I found a new use for word trees today, in reviewing titles for the Composite Gospel Index (CGI). One motivation for creating the CGI a few years back was to make it easier to get an overview of the combined content of the four Gospels. Pericope titles are meant to help with this by effectively summarizing the content of a single story, and i deliberately tried to regularize their content. In particular, i wanted as many as made sense to start like “Jesus …”, to try to show the commonality: “Jesus teaches about …”, “Jesus heals …”, “Jesus tells the parable of …”, etc.

Word trees are a perfect tool for data like this, because they make it easy to find phrases that start the same. Conversely, they tend to visually isolate phrases that start the same but then end differently. I’ve created a word tree for titles from CGI pericopes (unfortunately, i haven’t figured out how to embed the visualization live here in my blog: WordPress keeps eating the script element). The input data to word trees are normally free text, but in my case each title is a complete unit: so i just appended special tokens +start+ and +end+ to each one, making the input data look like this (except that, as viewed raw on the site, it’s all wrapped and hence not so readable).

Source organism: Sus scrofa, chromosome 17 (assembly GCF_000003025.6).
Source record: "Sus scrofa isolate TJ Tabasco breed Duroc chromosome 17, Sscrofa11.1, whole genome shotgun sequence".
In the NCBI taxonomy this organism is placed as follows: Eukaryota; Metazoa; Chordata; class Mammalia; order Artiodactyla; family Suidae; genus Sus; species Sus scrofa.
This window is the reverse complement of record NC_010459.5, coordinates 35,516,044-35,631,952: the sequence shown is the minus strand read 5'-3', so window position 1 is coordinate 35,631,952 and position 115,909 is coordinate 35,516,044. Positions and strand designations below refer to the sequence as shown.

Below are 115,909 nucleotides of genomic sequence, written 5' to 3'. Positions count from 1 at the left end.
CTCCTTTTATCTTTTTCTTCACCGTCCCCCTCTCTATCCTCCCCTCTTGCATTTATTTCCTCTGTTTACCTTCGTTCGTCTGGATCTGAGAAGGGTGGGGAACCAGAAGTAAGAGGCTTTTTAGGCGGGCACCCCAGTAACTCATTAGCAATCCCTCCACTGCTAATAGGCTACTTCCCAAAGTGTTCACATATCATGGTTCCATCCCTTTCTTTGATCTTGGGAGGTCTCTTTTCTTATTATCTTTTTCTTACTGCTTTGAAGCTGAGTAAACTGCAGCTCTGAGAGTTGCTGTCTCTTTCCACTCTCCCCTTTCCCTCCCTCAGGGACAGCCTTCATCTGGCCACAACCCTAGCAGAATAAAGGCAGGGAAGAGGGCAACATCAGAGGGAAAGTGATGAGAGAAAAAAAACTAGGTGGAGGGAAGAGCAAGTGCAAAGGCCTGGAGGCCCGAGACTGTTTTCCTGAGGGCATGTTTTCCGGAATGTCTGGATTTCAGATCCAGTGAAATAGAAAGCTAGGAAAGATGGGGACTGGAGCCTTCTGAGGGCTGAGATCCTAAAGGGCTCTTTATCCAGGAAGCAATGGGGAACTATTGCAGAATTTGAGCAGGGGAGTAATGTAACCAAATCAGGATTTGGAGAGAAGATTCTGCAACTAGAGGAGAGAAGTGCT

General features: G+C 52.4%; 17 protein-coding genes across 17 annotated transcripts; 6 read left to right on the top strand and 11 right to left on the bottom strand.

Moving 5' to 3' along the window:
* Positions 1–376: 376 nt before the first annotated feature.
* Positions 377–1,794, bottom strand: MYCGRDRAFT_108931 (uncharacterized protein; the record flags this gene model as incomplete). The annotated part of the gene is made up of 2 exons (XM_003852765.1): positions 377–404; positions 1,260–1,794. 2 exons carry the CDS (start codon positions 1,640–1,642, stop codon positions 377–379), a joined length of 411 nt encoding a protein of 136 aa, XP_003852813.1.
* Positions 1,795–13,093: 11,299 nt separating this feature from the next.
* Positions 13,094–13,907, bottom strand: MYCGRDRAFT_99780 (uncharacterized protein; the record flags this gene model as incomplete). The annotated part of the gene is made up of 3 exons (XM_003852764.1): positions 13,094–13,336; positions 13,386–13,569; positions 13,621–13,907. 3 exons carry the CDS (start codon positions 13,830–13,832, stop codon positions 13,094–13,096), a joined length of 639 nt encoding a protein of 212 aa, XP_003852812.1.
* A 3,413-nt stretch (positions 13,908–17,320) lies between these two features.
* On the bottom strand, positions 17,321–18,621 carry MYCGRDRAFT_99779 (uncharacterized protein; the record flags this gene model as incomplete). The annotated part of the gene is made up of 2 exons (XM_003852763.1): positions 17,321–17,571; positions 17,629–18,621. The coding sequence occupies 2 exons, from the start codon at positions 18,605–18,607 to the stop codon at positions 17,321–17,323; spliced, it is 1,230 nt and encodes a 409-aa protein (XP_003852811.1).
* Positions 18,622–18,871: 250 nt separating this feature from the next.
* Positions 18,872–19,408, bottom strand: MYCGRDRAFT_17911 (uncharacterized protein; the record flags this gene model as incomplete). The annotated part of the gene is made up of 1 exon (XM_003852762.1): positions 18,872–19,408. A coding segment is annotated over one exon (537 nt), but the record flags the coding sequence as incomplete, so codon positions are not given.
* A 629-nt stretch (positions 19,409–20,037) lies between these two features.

+START+ Jesus is the Word +END+
+START+ God became a human being +END+
+START+ Jesus’ ancestry back to Adam +END+
+START+ Jesus’ ancestry from Abraham +END+
+START+ Luke’s purpose in writing +END+
+START+ The angel Gabriel promises the birth of John to Zechariah +END+

etc., for all 355 pericopes.

So if you enter “+start+ jesus” in the search box (or just click on Jesus in the default view), you’ll see the various titles that start with the word Jesus (255 of 355, or 72%: punctuation becomes a separate token, so a few starting with “Jesus’ …” aren’t included). This works even better sorted by frequency: here you can clearly see the most frequent pericope title is “Jesus teaches …”, and clicking on “teaches” narrows the view further (which you pretty much have to do to see the details: results over 30 or 40 aren’t really visible). One advantage of this representation is that it gives you some help in knowing what to explore (in user interface terminology, an affordance). Though i can’t see all the details without zooming in, i can see a significant cluster of titles starting with “Jesus warns”, and if that’s interesting, i can click on “warns” to zoom in and see those 18 titles.